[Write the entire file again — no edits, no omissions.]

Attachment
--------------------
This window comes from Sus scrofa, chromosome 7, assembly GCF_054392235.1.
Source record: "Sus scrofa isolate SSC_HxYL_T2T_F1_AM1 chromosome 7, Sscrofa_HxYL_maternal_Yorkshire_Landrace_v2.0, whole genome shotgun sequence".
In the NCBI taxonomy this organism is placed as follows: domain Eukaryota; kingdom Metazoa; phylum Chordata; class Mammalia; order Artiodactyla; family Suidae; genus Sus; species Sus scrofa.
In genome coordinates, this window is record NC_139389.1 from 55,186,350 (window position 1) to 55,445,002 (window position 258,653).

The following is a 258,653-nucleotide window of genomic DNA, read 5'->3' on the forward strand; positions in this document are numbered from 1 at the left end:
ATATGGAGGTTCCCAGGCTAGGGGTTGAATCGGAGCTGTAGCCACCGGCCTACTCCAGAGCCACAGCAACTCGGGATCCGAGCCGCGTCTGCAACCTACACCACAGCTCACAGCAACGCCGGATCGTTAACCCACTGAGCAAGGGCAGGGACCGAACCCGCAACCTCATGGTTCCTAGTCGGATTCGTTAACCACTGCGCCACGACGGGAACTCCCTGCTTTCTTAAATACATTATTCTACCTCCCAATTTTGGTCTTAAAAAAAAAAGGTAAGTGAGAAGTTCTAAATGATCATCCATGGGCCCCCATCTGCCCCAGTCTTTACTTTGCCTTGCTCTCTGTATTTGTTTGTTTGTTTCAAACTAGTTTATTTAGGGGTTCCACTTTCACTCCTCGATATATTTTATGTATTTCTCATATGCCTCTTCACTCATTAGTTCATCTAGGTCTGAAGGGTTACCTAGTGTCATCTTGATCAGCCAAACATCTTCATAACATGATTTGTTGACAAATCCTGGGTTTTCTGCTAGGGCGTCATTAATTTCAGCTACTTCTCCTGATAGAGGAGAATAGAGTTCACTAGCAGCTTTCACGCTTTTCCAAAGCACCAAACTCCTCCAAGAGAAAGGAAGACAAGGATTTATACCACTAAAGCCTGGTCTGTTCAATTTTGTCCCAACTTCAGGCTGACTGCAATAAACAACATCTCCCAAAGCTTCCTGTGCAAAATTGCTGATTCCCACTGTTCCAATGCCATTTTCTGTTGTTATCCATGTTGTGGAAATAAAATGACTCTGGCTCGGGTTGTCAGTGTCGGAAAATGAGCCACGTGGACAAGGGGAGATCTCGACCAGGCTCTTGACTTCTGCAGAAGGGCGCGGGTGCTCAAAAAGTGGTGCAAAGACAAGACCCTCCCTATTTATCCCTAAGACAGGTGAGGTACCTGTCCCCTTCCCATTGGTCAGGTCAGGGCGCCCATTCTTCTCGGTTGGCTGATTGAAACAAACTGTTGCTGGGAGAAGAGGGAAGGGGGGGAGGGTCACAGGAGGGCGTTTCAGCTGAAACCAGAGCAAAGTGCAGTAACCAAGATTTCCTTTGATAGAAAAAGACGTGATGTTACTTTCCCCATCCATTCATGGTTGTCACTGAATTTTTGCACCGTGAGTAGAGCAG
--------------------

This window comes from Sus scrofa, chromosome 7, assembly GCF_054392235.1.
Source record: "Sus scrofa isolate SSC_HxYL_T2T_F1_AM1 chromosome 7, Sscrofa_HxYL_maternal_Yorkshire_Landrace_v2.0, whole genome shotgun sequence".
In the NCBI taxonomy this organism is placed as follows: domain Eukaryota; kingdom Metazoa; phylum Chordata; class Mammalia; order Artiodactyla; family Suidae; genus Sus; species Sus scrofa.
In genome coordinates, this window is record NC_139389.1 from 55,186,350 (window position 1) to 55,445,002 (window position 258,653).

The following is a 258,653-nucleotide window of genomic DNA, read 5'->3' on the forward strand; positions in this document are numbered from 1 at the left end:
ATATGGAGGTTCCCAGGCTAGGGGTTGAATCGGAGCTGTAGCCACCGGCCTACTCCAGAGCCACAGCAACTCGGGATCCGAGCCGCGTCTGCAACCTACACCACAGCTCACAGCAACGCCGGATCGTTAACCCACTGAGCAAGGGCAGGGACCGAACCCGCAACCTCATGGTTCCTAGTCGGATTCGTTAACCACTGCGCCACGACGGGAACTCCCTGCTTTCTTAAATACATTATTCTACCTCCCAATTTTGGTCTTAAAAAAAAAAGGTAAGTGAGAAGTTCTAAATGATCATCCATGGGCCCCCATCTGCCCCAGTCTTTACTTTGCCTTGCTCTCTGTATTTGTTTGTTTGTTTCAAACTAGTTTATTTAGGGGTTCCACTTTCACTCCTCGATATATTTTATGTATTTCTCATATGCCTCTTCACTCATTAGTTCATCTAGGTCTGAAGGGTTACCTAGTGTCATCTTGATCAGCCAAACATCTTCATAACATGATTTGTTGACAAATCCTGGGTTTTCTGCTAGGGCGTCATTAATTTCAGCTACTTCTCCTGATAGAGGAGAATAGAGTTCACTAGCAGCTTTCACGCTTTTCCAAAGCACCAAACTCCTCCAAGAGAAAGGAAGACAAGGATTTATACCACTAAAGCCTGGTCTGTTCAATTTTGTCCCAACTTCAGGCTGACTGCAATAAACAACATCTCCCAAAGCTTCCTGTGCAAAATTGCTGATTCCCACTGTTCCAATGCCATTTTCTGTTGTTATCCATGTTGTGGAAATAAAATGACTCTGGCTCGGGTTGTCAGTGTCGGAAAATGAGCCACGTGGACAAGGGGAGATCTCGACCAGGCTCTTGACTTCTGCAGAAGGGCGCGGGTGCTCAAAAAGTGGTGCAAAGACAAGACCCTCCCTATTTATCCCTAAGACAGGTGAGGTACCTGTCCCCTTCCCATTGGTCAGGTCAGGGCGCCCATTCTTCTCGGTTGGCTGATTGAAACAAACTGTTGCTGGGAGAAGAGGGAAGGGGGGGAGGGTCACAGGAGGGCGTTTCAGCTGAAACCAGAGCAAAGTGCAGTAACCAAGATTTCCTTTGATAGAAAAAGACGTGATGTTACTTTCCCCATCCATTCATGGTTGTCACTGAATTTTTGCACCGTGAGTAGAGCAG